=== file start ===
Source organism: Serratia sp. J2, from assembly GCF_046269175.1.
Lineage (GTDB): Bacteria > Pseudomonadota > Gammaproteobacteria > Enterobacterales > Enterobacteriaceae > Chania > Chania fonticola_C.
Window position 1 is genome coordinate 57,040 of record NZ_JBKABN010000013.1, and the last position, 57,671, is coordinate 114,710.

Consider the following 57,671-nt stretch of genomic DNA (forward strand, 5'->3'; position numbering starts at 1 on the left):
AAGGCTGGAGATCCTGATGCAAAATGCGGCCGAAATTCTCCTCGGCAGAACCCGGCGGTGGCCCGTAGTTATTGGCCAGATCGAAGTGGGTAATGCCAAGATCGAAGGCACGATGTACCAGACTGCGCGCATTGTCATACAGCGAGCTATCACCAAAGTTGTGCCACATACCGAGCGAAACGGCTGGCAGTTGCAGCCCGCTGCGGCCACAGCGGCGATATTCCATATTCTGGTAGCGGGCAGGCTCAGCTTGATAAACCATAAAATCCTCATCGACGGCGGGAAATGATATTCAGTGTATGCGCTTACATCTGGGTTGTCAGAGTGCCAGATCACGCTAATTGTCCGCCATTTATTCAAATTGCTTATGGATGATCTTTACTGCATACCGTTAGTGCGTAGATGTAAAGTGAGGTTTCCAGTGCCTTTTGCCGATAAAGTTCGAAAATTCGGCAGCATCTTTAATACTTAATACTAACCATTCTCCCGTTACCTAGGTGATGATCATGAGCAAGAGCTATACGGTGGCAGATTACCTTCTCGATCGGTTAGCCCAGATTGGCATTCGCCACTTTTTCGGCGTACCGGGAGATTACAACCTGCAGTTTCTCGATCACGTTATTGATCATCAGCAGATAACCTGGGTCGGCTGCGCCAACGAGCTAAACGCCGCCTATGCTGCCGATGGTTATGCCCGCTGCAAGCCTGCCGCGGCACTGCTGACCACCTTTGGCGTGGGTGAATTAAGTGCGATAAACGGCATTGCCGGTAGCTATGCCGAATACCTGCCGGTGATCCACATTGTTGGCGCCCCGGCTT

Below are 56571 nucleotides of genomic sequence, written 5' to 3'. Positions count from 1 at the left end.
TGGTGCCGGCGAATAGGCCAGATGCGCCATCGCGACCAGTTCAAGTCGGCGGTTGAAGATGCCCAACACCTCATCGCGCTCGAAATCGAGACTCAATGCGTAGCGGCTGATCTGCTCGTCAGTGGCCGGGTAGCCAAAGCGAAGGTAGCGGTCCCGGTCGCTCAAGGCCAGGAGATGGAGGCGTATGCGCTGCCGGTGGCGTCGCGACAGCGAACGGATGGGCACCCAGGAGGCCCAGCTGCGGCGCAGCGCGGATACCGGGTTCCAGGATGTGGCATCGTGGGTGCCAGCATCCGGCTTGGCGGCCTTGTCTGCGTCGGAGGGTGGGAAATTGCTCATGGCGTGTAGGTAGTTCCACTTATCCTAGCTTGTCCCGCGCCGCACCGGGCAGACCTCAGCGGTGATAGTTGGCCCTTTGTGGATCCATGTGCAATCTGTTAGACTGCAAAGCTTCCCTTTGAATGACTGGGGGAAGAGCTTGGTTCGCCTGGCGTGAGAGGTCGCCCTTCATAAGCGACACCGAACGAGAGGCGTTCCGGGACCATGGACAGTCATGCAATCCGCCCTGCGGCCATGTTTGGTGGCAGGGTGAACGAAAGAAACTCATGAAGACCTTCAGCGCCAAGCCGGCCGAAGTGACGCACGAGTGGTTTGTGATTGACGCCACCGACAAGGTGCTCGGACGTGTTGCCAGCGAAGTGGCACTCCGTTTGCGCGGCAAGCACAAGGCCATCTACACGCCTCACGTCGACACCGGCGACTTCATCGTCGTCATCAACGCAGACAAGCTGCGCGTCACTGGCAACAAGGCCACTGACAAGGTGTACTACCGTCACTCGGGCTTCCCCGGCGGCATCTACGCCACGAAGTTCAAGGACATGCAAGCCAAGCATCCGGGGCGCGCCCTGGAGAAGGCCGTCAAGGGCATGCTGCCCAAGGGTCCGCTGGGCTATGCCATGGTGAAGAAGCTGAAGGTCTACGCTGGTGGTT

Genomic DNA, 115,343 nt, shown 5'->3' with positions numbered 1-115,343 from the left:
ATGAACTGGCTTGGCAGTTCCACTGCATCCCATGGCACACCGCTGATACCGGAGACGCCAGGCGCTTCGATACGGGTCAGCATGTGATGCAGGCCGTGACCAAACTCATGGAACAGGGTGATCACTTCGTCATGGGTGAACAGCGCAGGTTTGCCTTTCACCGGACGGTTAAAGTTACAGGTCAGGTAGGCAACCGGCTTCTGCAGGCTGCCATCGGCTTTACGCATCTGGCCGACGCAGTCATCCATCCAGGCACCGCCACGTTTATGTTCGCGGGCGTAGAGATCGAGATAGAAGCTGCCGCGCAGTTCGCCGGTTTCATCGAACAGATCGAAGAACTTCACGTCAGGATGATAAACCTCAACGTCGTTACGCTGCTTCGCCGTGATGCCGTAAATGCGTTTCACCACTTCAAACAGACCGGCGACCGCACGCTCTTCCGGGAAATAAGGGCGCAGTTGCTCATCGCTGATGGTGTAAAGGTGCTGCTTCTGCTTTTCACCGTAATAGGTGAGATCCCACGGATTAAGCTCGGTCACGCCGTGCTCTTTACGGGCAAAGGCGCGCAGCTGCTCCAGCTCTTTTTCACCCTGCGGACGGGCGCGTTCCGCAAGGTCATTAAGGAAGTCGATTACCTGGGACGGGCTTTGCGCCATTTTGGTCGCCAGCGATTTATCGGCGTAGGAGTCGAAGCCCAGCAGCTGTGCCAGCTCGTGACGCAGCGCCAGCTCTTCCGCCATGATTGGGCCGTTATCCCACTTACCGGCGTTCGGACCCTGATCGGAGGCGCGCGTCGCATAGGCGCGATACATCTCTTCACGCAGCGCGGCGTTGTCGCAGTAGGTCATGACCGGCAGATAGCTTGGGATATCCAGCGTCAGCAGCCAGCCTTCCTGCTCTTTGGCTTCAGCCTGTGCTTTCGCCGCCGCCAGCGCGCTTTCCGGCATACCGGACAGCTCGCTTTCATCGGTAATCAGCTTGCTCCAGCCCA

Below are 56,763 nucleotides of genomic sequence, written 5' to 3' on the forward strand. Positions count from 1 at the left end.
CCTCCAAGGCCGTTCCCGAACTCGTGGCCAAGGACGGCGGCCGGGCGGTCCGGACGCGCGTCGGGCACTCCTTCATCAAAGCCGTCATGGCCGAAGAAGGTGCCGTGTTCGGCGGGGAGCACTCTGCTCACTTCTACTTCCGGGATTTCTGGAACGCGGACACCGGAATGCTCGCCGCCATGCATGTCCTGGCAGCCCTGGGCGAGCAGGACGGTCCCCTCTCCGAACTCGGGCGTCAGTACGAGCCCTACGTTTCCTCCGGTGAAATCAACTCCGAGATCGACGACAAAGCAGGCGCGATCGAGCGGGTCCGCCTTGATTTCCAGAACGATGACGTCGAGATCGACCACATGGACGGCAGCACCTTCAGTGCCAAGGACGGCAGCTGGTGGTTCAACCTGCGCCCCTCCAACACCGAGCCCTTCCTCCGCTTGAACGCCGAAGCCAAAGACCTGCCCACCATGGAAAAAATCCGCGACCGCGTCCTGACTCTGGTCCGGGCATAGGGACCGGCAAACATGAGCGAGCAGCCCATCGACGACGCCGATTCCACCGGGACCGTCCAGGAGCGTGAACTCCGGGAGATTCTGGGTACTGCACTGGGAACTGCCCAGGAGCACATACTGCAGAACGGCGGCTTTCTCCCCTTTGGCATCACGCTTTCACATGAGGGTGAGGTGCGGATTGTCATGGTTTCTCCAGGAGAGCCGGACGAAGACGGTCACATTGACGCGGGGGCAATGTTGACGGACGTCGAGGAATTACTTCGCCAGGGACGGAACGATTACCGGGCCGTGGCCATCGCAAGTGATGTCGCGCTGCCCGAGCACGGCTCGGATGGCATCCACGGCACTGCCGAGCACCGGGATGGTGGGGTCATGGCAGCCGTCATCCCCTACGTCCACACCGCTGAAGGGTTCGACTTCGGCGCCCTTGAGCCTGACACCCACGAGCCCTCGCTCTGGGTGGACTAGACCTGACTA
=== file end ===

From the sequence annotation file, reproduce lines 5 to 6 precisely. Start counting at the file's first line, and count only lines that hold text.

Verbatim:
AAGGCTGGAGATCCTGATGCAAAATGCGGCCGAAATTCTCCTCGGCAGAACCCGGCGGTGGCCCGTAGTTATTGGCCAGATCGAAGTGGGTAATGCCAAGATCGAAGGCACGATGTACCAGACTGCGCGCATTGTCATACAGCGAGCTATCACCAAAGTTGTGCCACATACCGAGCGAAACGGCTGGCAGTTGCAGCCCGCTGCGGCCACAGCGGCGATATTCCATATTCTGGTAGCGGGCAGGCTCAGCTTGATAAACCATAAAATCCTCATCGACGGCGGGAAATGATATTCAGTGTATGCGCTTACATCTGGGTTGTCAGAGTGCCAGATCACGCTAATTGTCCGCCATTTATTCAAATTGCTTATGGATGATCTTTACTGCATACCGTTAGTGCGTAGATGTAAAGTGAGGTTTCCAGTGCCTTTTGCCGATAAAGTTCGAAAATTCGGCAGCATCTTTAATACTTAATACTAACCATTCTCCCGTTACCTAGGTGATGATCATGAGCAAGAGCTATACGGTGGCAGATTACCTTCTCGATCGGTTAGCCCAGATTGGCATTCGCCACTTTTTCGGCGTACCGGGAGATTACAACCTGCAGTTTCTCGATCACGTTATTGATCATCAGCAGATAACCTGGGTCGGCTGCGCCAACGAGCTAAACGCCGCCTATGCTGCCGATGGTTATGCCCGCTGCAAGCCTGCCGCGGCACTGCTGACCACCTTTGGCGTGGGTGAATTAAGTGCGATAAACGGCATTGCCGGTAGCTATGCCGAATACCTGCCGGTGATCCACATTGTTGGCGCCCCGGCTT

Below are 56571 nucleotides of genomic sequence, written 5' to 3'. Positions count from 1 at the left end.